This image shows a region near asteroid Bennu’s north pole on the terminator line between the asteroid’s day and night sides. The OSIRIS-REx spacecraft’s MapCam camera obtained the image on Feb. 20 while in orbit around the asteroid from a distance of 1.1 miles (1.8 km). At this distance, each pixel covers approximately 4.5 inches (12 cm) of Bennu’s surface. The largest boulder, located slightly left of the center, measures around 52 feet (16 meters) across, which, for scale, is the length of the trailer on a semi-truck.

In other words, if this was a truck stop along an interstate highway, you could see the driver getting out of that semi to head inside for dinner.

The spacecraft right now is not doing much science work. They are in what they call the Orbital A phase of the mission, where they are in a very low orbit along the terminator line between night and day — generally a mile above the surface — and are using this orbit to give the engineering team practice maneuvering at such an orbit while they transition from using the stars to navigate to using landmarks on the surface.

Share

ExoMars prototype test driven from 6,000 miles away

The engineering team that will drive ExoMars 2020 on the surface of Mars in 2021 has completed a test drive using an engineering prototype, controlling it from more than 6,000 miles away.

Experts at the European Space Agency’s centre in Oxfordshire completed a series of tests across nearly 6,900 miles (11,000 km) in order to see how the Mars rover reacts to commands across large distances.

When on the surface of Mars, the rover will need to be controlled when it is up to 250 million miles from Earth.

The trials team used a new model called ‘Charlie’ to test hardware, software and to practice science operations for the future European Space Agency (ESA) ExoMars rover, which will look for life on Mars in 2021. The Atacama desert was chosen because it is the closest we can get to a Martian-like environment.

I must admit that every press release from Europe about ExoMars 2020 gives me worried chills. Each release is often filled too much with empty boasts and little substantive detail. Worse, each seems to repeatedly remind me of some guy working in his garage on a weekend project.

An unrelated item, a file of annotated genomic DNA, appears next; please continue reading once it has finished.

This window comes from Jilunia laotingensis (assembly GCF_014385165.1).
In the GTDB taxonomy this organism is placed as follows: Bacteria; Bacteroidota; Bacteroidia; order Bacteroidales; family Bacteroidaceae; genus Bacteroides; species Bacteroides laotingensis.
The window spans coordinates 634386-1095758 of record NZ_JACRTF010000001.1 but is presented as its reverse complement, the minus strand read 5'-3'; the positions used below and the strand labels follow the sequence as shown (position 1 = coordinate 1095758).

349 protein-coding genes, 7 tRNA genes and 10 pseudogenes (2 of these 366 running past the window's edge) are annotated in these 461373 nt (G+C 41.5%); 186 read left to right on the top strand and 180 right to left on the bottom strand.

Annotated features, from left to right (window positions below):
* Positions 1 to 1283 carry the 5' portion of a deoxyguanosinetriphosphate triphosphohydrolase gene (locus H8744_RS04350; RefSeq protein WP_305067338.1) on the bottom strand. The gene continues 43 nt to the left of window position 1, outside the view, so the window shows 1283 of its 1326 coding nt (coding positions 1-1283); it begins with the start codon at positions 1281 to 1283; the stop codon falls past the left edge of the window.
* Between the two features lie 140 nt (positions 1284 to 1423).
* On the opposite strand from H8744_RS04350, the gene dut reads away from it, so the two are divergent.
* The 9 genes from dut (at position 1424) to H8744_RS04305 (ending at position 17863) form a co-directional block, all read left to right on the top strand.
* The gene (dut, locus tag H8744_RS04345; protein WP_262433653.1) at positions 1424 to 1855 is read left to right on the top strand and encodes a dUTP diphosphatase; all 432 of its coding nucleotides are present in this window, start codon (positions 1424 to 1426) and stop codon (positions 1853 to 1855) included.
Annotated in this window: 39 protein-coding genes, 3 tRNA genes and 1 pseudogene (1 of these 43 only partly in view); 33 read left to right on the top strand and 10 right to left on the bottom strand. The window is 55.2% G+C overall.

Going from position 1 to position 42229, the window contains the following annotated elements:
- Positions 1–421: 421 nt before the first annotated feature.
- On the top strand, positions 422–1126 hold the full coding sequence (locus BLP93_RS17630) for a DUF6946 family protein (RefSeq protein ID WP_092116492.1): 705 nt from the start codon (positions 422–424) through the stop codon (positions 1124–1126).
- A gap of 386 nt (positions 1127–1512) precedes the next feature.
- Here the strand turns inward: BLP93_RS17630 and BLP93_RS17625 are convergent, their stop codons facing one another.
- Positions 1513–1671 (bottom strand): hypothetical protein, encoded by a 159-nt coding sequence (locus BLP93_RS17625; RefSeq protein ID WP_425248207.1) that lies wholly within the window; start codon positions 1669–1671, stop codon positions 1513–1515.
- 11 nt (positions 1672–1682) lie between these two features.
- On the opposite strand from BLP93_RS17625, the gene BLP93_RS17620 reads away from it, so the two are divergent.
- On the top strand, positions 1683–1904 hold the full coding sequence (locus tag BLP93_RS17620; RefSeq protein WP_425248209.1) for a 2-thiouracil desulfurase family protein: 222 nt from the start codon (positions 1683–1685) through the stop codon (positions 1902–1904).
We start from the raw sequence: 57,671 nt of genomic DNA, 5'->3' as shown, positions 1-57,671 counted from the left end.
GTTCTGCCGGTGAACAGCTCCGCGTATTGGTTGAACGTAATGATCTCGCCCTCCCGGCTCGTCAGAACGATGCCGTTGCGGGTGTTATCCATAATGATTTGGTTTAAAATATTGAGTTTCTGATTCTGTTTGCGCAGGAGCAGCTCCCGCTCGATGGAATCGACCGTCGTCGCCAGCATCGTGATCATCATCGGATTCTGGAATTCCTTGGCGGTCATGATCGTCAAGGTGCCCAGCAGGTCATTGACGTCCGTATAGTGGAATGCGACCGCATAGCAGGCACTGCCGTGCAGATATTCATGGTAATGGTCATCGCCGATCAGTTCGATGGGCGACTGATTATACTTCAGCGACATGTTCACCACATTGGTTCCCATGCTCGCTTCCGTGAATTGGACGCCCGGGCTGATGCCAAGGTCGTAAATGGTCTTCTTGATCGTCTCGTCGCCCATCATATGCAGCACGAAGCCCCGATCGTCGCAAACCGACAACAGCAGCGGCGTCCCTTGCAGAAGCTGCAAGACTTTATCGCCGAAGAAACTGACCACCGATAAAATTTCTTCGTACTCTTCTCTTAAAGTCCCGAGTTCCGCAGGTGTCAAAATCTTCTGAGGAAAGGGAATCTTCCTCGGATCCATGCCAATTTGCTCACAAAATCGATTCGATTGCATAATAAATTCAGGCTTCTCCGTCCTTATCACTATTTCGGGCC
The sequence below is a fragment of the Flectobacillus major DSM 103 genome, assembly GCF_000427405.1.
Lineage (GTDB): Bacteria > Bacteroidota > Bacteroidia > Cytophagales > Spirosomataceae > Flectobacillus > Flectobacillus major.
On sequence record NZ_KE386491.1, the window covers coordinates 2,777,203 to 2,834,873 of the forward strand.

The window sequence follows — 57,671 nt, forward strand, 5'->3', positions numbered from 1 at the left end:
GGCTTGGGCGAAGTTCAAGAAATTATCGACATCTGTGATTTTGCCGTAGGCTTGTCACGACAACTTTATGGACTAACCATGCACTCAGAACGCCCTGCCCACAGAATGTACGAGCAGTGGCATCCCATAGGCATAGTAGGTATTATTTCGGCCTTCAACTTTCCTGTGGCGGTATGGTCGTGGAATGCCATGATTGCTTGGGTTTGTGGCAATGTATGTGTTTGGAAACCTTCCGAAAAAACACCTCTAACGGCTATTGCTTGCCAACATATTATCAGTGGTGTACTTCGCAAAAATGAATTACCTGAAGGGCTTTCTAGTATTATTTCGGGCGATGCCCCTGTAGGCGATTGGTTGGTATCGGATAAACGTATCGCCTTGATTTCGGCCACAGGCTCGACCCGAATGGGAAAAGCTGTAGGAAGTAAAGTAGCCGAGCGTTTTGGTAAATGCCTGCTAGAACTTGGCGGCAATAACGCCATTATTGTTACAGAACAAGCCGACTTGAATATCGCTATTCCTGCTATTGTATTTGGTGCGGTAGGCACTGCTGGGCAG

The issue could merely be a case of poor press release writing, but something about each release makes these alarm bells go off in the back of my mind. With the launch only about sixteen months away, I hope I am wrong.

Share

Arianespace successfully launches first set of six OneWeb satellites

Capitalism in space: Using a Russian-built Soyuz rocket, Arianespace today successfully launched the first set of six OneWeb communications satellites.

This is the first of 21 Soyuz launches to put the entire OneWeb constellation into orbit. OneWeb also has launch contracts with Virgin Orbit’s LauncherOne.

The 2019 launch standings:

2 SpaceX
2 China
2 Europe (Arianespace)
1 ULA
1 Japan
1 India
1 Russia

It could be argued that this Soyuz launch should be placed under Russia. I place it under Europe because they are the one’s who signed the contract.

The U.S. now leads China and Europe 3-2 in the national rankings.

Share

Waterlike Martian lava flows

Flowing like water
Click for full image.

Each month the Mars Reconnaissance Orbiter (MRO) science team highlights with captions about four out of the 300-500 new images released that month.

Of the four captioned images in February, the first was entitled “Almost Like Water,” and focused on the waterlike nature of the lava flow. The image on the right is a cropped and annotated section of that featured photograph, with the yellow arrows indicating the flow directions.

The lava appears to have flowed smoothly around obstructions, almost like water, forming streamlined islands. In the southern part of this image, a branch of the flow diverts around a small crater, and eventually rejoins the main part of the flow. [Visible in the full photograph] Irregular-shaped ring structures appear on the northern end and are related to the volcanic activity that formed the flows.

You can see an example of one of those islands near the top of the above image.